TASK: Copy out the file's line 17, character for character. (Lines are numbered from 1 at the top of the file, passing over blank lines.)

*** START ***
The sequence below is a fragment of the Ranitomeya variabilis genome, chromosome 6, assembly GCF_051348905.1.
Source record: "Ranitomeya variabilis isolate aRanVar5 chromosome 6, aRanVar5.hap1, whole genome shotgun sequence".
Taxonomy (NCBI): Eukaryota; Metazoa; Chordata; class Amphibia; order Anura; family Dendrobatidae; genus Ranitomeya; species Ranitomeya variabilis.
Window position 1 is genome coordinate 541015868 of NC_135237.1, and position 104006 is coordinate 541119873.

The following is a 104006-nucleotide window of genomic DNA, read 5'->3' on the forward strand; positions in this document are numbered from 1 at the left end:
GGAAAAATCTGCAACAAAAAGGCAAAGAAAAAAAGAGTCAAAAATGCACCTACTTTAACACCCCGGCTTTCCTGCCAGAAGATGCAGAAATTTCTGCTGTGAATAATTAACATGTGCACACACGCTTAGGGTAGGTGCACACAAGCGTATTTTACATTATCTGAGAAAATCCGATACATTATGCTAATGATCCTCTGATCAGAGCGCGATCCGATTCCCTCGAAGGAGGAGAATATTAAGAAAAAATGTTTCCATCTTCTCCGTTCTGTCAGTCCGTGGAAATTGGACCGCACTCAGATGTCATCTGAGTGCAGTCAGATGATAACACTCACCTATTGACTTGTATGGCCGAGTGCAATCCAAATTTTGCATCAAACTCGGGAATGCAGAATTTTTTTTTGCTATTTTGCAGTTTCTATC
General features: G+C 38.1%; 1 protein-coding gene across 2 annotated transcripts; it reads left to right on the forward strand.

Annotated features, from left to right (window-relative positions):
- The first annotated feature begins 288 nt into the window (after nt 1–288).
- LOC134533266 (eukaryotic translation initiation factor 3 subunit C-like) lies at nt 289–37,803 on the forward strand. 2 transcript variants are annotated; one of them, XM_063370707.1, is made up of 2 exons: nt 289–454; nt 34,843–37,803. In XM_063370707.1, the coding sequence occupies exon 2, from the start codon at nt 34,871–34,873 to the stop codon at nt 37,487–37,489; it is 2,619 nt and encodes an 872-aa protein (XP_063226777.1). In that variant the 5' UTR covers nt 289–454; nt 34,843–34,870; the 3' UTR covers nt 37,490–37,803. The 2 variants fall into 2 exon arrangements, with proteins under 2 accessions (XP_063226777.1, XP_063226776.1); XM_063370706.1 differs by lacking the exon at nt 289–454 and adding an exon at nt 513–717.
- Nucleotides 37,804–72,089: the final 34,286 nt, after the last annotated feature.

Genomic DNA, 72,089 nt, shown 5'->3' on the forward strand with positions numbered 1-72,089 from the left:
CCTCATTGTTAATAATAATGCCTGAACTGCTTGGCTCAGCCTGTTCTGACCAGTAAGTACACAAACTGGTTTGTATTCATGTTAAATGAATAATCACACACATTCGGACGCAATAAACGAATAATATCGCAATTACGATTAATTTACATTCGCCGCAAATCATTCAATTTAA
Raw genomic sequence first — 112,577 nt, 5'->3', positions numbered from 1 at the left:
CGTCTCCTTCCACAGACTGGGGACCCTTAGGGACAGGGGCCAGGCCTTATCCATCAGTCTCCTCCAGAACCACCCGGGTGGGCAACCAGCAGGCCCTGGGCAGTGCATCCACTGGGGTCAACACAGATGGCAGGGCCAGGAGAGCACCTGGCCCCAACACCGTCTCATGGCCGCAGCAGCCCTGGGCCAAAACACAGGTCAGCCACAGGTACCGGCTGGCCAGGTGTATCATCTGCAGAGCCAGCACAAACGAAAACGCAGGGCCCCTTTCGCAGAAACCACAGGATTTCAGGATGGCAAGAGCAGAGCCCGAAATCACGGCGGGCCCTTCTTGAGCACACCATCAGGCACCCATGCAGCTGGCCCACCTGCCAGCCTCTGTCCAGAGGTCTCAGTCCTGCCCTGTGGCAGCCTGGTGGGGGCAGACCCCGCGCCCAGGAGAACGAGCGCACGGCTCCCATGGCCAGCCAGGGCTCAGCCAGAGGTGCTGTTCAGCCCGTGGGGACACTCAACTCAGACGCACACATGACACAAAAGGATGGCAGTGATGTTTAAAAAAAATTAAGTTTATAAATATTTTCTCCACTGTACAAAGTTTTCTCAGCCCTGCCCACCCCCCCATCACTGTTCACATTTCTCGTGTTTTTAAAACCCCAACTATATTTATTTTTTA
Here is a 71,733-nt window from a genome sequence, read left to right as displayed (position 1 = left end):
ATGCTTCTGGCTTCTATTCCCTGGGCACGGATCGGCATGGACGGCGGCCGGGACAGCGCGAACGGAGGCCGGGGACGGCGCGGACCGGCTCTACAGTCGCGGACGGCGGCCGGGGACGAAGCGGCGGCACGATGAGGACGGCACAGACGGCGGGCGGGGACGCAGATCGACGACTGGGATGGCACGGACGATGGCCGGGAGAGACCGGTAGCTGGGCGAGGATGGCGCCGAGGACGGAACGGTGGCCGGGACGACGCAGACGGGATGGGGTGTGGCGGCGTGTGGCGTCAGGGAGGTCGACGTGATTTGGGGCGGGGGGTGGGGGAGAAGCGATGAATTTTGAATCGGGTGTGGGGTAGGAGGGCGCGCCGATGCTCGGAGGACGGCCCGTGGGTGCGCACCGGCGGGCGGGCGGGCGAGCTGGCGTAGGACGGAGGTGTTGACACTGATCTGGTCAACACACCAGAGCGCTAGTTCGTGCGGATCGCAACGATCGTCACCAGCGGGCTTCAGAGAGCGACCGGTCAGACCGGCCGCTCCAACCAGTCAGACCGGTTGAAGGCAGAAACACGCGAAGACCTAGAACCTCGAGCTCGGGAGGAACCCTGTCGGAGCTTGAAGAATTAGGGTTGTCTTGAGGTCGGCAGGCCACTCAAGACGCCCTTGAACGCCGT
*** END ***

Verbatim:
ATGCTTCTGGCTTCTATTCCCTGGGCACGGATCGGCATGGACGGCGGCCGGGACAGCGCGAACGGAGGCCGGGGACGGCGCGGACCGGCTCTACAGTCGCGGACGGCGGCCGGGGACGAAGCGGCGGCACGATGAGGACGGCACAGACGGCGGGCGGGGACGCAGATCGACGACTGGGATGGCACGGACGATGGCCGGGAGAGACCGGTAGCTGGGCGAGGATGGCGCCGAGGACGGAACGGTGGCCGGGACGACGCAGACGGGATGGGGTGTGGCGGCGTGTGGCGTCAGGGAGGTCGACGTGATTTGGGGCGGGGGGTGGGGGAGAAGCGATGAATTTTGAATCGGGTGTGGGGTAGGAGGGCGCGCCGATGCTCGGAGGACGGCCCGTGGGTGCGCACCGGCGGGCGGGCGGGCGAGCTGGCGTAGGACGGAGGTGTTGACACTGATCTGGTCAACACACCAGAGCGCTAGTTCGTGCGGATCGCAACGATCGTCACCAGCGGGCTTCAGAGAGCGACCGGTCAGACCGGCCGCTCCAACCAGTCAGACCGGTTGAAGGCAGAAACACGCGAAGACCTAGAACCTCGAGCTCGGGAGGAACCCTGTCGGAGCTTGAAGAATTAGGGTTGTCTTGAGGTCGGCAGGCCACTCAAGACGCCCTTGAACGCCGT